REVIEW: What you see in RED is more than what it is

The Necessary Theater's re-staging of RED offers an exploration of the complex life and vision of Mark Rothko.
Orly Agawin

The Necessary Theater's return to the stage doesn't disappoint. Here, Director Bart Guingona takes his audiences into a world where striking visuals and powerful imagery collide, captivating senses and igniting imaginations. Yet, amid this aesthetics, the earnest sense of reflection and awareness sets this rendition a class on its own. The Necessary Theater's 2023 staging of John Logan's RED offers a warm and welcoming salute to the power of introspection, artistic discourse, and silent reflection.

The Plot

It is 1958, and renowned abstract expressionist painter Mark Rothko finds himself facing a rare opportunity—the chance to create an artistic masterpiece that will forever shape the landscape of modern art. With the weight of this task on his shoulders, Rothko immerses himself in a whirlwind of artistic fervor, grappling with his own insecurities while striving to forge a body of work. Along the way, he enlists the assistance of Ken, a young and aspiring artist. As the two delve into the realm of artistry, engaging from rare casual conversations to fiery debates, their collaboration becomes a pronounced exploration of themes encompassing commercialism, creation, decadence, and the expansive boundaries that constitutes art.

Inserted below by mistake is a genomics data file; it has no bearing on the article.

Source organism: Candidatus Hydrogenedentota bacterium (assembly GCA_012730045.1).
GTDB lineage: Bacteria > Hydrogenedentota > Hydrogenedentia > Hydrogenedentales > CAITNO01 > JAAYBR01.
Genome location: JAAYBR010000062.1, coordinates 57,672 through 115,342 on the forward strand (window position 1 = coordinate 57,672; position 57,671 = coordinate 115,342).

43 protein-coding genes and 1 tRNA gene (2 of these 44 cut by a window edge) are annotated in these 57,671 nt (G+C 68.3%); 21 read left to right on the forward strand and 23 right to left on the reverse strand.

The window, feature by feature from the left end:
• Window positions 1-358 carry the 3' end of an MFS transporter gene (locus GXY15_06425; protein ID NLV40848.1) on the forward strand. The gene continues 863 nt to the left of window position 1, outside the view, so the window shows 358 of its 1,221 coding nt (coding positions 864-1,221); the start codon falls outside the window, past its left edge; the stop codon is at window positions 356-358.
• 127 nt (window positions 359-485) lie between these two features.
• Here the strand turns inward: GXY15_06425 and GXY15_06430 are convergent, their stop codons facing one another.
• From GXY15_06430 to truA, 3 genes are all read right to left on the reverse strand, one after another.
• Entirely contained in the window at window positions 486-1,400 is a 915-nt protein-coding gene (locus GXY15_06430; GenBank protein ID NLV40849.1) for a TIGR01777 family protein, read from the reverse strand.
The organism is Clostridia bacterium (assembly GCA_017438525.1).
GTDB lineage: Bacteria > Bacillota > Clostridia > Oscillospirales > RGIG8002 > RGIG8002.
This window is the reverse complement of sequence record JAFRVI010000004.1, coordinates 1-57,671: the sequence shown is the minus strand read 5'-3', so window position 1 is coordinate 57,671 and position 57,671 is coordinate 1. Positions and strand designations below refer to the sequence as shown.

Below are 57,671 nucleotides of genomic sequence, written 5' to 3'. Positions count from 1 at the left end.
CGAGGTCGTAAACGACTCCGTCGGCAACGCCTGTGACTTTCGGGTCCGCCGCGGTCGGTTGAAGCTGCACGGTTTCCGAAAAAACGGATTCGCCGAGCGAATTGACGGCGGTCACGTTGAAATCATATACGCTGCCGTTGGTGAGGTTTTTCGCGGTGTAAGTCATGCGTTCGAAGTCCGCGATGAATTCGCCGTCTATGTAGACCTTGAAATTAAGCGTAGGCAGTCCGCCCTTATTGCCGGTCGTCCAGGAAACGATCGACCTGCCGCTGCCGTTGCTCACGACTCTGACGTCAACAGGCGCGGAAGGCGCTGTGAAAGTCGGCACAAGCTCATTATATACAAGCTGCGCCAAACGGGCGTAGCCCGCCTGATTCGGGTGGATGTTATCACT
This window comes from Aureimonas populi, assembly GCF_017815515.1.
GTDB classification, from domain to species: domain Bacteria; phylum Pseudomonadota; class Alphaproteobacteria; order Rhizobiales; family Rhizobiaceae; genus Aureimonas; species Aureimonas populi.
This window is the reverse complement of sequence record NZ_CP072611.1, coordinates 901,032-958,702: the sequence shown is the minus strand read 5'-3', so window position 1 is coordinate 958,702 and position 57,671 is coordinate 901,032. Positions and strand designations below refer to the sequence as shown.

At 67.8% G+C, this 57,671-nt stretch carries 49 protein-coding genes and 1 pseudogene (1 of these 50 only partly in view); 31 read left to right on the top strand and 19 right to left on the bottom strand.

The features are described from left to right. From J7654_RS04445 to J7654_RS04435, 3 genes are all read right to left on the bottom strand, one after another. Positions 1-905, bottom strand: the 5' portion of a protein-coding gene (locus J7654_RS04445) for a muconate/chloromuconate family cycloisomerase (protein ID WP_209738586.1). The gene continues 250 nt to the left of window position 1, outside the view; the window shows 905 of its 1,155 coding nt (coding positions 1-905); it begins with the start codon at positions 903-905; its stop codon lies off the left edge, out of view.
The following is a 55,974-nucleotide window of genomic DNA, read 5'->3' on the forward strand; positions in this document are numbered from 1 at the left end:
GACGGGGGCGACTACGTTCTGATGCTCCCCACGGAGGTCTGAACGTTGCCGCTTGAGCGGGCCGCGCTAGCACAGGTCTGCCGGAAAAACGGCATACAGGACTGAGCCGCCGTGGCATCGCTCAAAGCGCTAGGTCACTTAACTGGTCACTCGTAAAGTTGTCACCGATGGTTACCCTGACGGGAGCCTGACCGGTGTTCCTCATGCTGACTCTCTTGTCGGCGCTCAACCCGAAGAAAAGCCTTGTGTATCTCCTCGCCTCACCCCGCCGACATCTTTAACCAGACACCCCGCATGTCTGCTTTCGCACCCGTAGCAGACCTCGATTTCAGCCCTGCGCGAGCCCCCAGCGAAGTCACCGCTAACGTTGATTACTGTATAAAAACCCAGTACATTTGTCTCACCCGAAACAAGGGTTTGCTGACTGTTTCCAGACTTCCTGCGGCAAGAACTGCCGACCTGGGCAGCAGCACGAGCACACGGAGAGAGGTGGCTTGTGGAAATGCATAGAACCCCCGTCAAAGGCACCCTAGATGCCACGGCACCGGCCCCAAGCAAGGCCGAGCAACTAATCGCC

Directing RED

Guingona paints a tableau that melds with Logan's themes and character relationships. With careful attention to space and rhythm, he wields the PETA Theater platform by strategically distancing the two characters within its confines to convey the initial sense of imbalance and discomfort. Through subtle blocks, he choreographs a delicate duet of courtesy, where each episode draws the two closer to establish eventual familiarity and nuanced rapport.

This technique makes this re-staging of RED seem like a vivid, moving canvas where the dynamic interplay of space and themes pervade Logan's narratives with visual resonance.

The Duet